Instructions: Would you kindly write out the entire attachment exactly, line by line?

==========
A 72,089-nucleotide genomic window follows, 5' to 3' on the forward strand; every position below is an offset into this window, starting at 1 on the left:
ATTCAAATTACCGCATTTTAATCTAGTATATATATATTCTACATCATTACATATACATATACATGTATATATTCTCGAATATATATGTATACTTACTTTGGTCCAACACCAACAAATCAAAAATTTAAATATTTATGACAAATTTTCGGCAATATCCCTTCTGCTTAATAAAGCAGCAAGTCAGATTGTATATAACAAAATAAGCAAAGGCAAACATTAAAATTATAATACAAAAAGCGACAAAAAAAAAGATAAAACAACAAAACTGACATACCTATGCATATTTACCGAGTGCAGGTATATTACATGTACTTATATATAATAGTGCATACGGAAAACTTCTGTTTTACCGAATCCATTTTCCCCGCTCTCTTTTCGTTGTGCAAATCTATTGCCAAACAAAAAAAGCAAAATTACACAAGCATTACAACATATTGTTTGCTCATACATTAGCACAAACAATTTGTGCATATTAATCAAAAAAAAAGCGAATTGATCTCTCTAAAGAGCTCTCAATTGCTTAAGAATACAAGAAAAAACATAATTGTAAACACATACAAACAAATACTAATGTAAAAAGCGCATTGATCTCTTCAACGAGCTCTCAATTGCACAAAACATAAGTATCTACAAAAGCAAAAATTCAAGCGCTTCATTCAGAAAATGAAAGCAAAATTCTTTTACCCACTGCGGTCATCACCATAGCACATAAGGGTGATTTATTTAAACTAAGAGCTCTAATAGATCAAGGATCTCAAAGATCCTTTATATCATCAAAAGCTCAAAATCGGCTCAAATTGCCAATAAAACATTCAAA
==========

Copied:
A 72,089-nucleotide genomic window follows, 5' to 3' on the forward strand; every position below is an offset into this window, starting at 1 on the left:
ATTCAAATTACCGCATTTTAATCTAGTATATATATATTCTACATCATTACATATACATATACATGTATATATTCTCGAATATATATGTATACTTACTTTGGTCCAACACCAACAAATCAAAAATTTAAATATTTATGACAAATTTTCGGCAATATCCCTTCTGCTTAATAAAGCAGCAAGTCAGATTGTATATAACAAAATAAGCAAAGGCAAACATTAAAATTATAATACAAAAAGCGACAAAAAAAAAGATAAAACAACAAAACTGACATACCTATGCATATTTACCGAGTGCAGGTATATTACATGTACTTATATATAATAGTGCATACGGAAAACTTCTGTTTTACCGAATCCATTTTCCCCGCTCTCTTTTCGTTGTGCAAATCTATTGCCAAACAAAAAAAGCAAAATTACACAAGCATTACAACATATTGTTTGCTCATACATTAGCACAAACAATTTGTGCATATTAATCAAAAAAAAAGCGAATTGATCTCTCTAAAGAGCTCTCAATTGCTTAAGAATACAAGAAAAAACATAATTGTAAACACATACAAACAAATACTAATGTAAAAAGCGCATTGATCTCTTCAACGAGCTCTCAATTGCACAAAACATAAGTATCTACAAAAGCAAAAATTCAAGCGCTTCATTCAGAAAATGAAAGCAAAATTCTTTTACCCACTGCGGTCATCACCATAGCACATAAGGGTGATTTATTTAAACTAAGAGCTCTAATAGATCAAGGATCTCAAAGATCCTTTATATCATCAAAAGCTCAAAATCGGCTCAAATTGCCAATAAAACATTCAAA